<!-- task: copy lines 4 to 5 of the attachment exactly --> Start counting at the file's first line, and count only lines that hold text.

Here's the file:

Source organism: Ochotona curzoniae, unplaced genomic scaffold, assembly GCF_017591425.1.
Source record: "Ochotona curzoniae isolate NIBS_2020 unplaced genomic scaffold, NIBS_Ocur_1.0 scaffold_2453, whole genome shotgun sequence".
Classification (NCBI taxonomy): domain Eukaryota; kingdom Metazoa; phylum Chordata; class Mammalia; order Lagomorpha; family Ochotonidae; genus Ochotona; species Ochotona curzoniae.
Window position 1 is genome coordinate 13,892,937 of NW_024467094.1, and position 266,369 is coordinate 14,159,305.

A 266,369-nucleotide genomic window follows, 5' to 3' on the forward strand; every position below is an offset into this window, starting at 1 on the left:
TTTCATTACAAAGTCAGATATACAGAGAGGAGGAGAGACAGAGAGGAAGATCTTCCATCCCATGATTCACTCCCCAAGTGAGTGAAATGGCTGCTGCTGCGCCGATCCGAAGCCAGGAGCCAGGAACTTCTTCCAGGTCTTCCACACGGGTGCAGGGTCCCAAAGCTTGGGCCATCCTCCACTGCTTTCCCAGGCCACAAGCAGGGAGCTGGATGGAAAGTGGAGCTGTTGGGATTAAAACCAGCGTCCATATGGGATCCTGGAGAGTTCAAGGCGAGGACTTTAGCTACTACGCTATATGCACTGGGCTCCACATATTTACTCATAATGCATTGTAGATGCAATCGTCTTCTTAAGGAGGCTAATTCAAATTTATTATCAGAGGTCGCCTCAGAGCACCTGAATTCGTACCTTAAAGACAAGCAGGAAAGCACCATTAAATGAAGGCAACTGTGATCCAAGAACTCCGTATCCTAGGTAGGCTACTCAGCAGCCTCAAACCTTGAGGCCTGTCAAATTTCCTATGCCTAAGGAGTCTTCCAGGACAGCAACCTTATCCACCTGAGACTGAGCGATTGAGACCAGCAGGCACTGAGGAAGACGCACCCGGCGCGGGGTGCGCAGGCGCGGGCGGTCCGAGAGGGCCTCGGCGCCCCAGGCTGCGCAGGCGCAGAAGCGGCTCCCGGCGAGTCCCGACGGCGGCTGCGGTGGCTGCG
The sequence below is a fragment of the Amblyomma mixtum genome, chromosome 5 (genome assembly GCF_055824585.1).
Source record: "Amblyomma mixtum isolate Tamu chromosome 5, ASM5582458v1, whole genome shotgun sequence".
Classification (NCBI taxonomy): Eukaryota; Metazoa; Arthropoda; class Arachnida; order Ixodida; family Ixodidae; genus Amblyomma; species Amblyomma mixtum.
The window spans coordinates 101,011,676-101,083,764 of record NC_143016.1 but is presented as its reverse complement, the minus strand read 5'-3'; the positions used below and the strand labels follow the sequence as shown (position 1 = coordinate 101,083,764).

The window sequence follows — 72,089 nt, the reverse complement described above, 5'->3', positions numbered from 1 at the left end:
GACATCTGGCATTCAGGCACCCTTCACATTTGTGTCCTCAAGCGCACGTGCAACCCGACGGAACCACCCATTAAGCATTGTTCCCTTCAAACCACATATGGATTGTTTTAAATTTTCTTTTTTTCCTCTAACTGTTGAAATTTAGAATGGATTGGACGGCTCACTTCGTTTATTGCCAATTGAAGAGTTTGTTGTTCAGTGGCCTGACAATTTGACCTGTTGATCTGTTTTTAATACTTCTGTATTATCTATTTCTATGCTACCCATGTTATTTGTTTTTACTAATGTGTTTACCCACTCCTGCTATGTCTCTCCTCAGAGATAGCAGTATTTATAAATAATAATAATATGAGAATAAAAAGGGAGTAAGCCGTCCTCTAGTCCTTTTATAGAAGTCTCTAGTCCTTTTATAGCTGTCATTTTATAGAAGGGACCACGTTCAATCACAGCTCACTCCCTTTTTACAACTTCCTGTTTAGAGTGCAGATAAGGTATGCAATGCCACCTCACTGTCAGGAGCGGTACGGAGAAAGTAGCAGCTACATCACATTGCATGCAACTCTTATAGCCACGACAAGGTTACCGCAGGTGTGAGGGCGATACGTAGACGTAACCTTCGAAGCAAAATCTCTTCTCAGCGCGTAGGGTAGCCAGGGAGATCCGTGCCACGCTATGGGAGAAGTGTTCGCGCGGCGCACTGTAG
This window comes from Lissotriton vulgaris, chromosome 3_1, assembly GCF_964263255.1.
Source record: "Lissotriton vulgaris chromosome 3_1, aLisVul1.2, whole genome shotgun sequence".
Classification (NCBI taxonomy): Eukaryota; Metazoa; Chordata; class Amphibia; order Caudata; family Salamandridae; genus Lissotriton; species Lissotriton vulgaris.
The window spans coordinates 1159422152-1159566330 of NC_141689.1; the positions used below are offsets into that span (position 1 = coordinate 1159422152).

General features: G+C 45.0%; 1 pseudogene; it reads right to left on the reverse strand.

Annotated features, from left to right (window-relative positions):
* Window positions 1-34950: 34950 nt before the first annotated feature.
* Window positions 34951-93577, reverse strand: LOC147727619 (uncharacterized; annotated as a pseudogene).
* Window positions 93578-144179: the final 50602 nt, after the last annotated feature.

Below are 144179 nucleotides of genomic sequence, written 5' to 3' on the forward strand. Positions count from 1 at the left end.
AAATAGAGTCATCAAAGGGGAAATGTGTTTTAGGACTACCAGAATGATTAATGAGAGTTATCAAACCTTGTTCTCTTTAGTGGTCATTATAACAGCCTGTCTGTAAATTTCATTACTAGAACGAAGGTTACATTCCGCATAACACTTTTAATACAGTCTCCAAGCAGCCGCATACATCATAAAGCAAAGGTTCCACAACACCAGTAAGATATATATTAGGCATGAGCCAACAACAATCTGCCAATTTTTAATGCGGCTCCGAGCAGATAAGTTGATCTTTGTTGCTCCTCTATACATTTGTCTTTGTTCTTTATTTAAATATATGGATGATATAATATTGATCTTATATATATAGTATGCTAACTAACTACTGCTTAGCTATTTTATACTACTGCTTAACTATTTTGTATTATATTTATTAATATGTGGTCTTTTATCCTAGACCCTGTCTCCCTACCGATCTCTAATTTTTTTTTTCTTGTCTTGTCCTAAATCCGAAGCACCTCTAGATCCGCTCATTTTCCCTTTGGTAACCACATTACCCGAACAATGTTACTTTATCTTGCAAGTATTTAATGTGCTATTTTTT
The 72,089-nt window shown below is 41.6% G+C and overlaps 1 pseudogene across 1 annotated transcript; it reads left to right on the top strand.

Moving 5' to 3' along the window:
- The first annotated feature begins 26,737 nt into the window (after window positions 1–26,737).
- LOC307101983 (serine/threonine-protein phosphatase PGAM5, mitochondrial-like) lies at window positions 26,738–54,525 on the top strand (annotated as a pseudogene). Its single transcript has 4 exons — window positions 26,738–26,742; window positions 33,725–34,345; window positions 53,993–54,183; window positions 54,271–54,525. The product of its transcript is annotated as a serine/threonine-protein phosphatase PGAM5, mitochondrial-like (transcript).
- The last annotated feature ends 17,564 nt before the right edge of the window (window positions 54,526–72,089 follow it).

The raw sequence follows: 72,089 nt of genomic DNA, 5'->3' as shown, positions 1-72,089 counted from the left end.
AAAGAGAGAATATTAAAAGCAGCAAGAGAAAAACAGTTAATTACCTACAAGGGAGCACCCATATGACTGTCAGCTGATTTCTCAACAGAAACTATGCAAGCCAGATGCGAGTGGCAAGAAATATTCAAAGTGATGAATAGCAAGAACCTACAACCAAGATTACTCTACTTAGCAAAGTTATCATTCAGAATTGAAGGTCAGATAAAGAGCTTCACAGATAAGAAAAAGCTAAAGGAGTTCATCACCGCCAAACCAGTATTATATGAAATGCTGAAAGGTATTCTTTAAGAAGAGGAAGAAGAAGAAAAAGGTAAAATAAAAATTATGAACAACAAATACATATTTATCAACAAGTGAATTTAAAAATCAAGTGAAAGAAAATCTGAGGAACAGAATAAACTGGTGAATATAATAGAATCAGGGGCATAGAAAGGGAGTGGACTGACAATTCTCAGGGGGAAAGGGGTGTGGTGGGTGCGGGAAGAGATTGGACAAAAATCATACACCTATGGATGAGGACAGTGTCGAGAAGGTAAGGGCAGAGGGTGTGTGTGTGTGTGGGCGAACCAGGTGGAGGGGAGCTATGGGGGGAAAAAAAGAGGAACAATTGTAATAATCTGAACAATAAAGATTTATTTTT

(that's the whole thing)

Window position 1 is genome coordinate 13,892,937 of NW_024467094.1, and position 266,369 is coordinate 14,159,305.

A 266,369-nucleotide genomic window follows, 5' to 3' on the forward strand; every position below is an offset into this window, starting at 1 on the left: